In this article Daniel explores the concept of generative design from his experience of the architecture industry. He makes the case for why generative design is not a magic bullet.
The benefits of ‘generative design’ have been touted by many in my industry, often in superlative-laced press releases. None of this is new. People have peddling generative design as far back as the 1980s. After years of never really going anywhere suddenly everyone is talking about generative design. Suddenly it feels inevitable.
I don’t believe the hype about ‘generative design’. It is a distraction. A white whale. It isn’t the future of design, or anything. It is a dead-end. I believe that something more significant is happening.
On the surface, generative design is an enticing vision. Rather than employing a designer to laboriously create a design concept, you can instead use an algorithm to quickly generate thousands of options and ask the designer to pick the best one. Effectively, the designer becomes an editor. They specify the goals of the project, an algorithm churns out an array of options, then the designer returns to select the strongest idea, and – voilà – you’ve got a building. Since the algorithm can produce countless design concepts, the designer can, in theory, consider more possibilities than they would on a typical project, improving the chances of finding an optimal design or discovering a novel solution. A better design with less effort, what’s not to like?
Some of you are going to disagree with how I’ve characterized generative design. In the current vernacular, the term ‘generative design’ has a reasonably loose meaning. This isn’t unusual — other technical terms like ‘parametric’ or ‘machine learning’ have grown more vague as they have become more popular. In the case of generative design, the word ‘generative’ is often confused as a catch-all for ‘generated’. Throughout this article, I’m going to refer to generative design as a three-stage process where (1) designers define the project’s goals, (2) algorithms produce a range of solutions, and (3) then designers pick the best result. Although you might quibble with this definition, it’s what many people are currently pushing as the future of design. For the purposes of this article, I’m only focused on this prevailing definition. (if you think this process shouldn’t be called ‘generative design,’ if you’d rather call it optioneering or something else, you can change the name used in this article).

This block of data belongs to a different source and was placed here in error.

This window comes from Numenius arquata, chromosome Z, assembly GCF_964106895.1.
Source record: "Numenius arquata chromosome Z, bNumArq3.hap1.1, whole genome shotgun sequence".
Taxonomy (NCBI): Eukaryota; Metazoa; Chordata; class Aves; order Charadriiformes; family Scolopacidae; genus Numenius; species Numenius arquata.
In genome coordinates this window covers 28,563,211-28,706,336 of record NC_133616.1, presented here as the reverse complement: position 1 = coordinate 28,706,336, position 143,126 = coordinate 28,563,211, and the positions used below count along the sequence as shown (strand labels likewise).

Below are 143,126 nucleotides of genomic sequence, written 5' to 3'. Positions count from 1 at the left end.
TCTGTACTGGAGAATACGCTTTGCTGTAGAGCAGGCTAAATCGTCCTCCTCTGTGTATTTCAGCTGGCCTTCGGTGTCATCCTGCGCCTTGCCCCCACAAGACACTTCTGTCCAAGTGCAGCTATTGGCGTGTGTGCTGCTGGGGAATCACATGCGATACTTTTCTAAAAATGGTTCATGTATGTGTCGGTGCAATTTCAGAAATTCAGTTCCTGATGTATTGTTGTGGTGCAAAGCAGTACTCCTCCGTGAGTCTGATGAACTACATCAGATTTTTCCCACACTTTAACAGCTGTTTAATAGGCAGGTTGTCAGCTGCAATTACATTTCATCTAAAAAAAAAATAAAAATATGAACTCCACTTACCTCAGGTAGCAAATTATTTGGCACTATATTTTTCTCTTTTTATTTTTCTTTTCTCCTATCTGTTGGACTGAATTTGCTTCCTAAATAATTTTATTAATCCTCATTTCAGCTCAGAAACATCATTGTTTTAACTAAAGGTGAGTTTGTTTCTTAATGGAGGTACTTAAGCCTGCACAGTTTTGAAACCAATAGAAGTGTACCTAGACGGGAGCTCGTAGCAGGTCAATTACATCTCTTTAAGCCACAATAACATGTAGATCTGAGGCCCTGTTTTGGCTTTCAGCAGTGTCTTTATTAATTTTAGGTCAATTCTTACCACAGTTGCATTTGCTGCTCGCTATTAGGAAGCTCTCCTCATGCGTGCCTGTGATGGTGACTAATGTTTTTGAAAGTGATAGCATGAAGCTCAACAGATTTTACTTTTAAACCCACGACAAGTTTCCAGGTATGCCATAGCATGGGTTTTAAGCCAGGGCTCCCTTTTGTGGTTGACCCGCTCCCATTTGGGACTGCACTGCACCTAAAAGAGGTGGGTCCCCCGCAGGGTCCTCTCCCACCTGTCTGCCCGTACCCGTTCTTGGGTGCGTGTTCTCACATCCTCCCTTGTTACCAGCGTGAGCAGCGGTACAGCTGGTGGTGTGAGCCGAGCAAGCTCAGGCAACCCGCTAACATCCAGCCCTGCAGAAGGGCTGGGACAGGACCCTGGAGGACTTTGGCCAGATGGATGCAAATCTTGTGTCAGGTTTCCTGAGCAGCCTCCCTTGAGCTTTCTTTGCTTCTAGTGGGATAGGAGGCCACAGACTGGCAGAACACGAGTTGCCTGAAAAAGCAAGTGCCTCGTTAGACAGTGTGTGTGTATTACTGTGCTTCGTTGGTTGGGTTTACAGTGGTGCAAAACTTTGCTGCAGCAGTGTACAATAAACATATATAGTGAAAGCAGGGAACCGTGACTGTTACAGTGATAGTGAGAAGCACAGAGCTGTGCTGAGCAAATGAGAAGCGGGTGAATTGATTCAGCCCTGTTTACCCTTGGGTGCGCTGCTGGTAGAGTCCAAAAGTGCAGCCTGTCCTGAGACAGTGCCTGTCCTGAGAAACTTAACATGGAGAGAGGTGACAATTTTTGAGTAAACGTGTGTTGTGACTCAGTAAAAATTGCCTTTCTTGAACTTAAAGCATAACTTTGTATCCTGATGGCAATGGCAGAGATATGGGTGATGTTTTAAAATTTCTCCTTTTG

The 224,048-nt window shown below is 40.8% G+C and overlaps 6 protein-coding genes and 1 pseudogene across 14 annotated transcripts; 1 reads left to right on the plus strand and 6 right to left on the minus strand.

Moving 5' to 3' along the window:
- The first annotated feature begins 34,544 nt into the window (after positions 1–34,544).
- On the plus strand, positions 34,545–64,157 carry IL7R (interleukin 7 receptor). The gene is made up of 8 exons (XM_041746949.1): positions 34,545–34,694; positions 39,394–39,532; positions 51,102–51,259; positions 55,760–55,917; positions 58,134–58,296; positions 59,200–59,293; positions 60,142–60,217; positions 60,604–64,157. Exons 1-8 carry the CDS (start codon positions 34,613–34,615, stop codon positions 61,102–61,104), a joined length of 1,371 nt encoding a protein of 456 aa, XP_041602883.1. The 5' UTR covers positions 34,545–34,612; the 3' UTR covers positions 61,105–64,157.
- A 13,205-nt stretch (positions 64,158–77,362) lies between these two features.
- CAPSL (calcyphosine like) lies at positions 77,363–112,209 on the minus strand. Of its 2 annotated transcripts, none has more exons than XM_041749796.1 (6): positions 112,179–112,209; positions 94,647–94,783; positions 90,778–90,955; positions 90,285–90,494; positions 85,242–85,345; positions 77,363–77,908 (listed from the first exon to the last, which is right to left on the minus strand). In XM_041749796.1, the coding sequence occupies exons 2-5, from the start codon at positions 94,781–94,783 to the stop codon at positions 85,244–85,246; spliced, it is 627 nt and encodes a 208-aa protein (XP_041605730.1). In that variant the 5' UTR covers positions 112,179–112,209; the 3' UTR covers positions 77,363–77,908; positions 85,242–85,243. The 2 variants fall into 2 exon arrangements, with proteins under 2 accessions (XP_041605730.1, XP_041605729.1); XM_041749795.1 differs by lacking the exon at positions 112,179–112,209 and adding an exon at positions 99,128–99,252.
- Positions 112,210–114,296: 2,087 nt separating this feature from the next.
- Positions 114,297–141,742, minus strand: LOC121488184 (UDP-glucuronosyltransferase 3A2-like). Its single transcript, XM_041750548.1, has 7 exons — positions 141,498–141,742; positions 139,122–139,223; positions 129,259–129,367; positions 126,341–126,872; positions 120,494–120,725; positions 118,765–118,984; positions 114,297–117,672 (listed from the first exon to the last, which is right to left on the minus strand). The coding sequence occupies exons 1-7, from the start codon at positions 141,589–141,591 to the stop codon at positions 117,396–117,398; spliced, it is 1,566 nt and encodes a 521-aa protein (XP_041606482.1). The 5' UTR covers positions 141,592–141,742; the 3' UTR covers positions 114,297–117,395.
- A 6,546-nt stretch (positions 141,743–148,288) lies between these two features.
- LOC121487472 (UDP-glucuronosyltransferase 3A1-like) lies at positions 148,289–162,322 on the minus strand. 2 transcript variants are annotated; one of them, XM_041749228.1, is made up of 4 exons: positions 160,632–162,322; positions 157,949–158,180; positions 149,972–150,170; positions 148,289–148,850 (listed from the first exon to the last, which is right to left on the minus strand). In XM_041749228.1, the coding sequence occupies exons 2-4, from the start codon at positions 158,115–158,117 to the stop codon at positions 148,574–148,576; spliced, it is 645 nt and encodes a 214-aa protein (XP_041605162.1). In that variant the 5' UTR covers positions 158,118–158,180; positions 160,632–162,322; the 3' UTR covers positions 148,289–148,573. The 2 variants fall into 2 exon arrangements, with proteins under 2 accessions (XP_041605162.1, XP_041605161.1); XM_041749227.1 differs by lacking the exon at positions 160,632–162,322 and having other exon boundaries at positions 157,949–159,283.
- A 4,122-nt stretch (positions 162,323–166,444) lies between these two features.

Whatever you want to call it, I’m deeply concerned that many in the industry are advocating that generative design is the future of architecture. As I’ll explain in this article, once you get beyond the marketing hype, there are real technical and human reasons why generative design’s three-step process is doomed to fail
|Audiences||Analyst Developer Manager|
|Date||14th July 2020|
|Organisation||Hassell New York|
|Order Ref||BM_Jul_20_2 Download|
|Non-member Price||£5.00 | $6.20 | €5.76|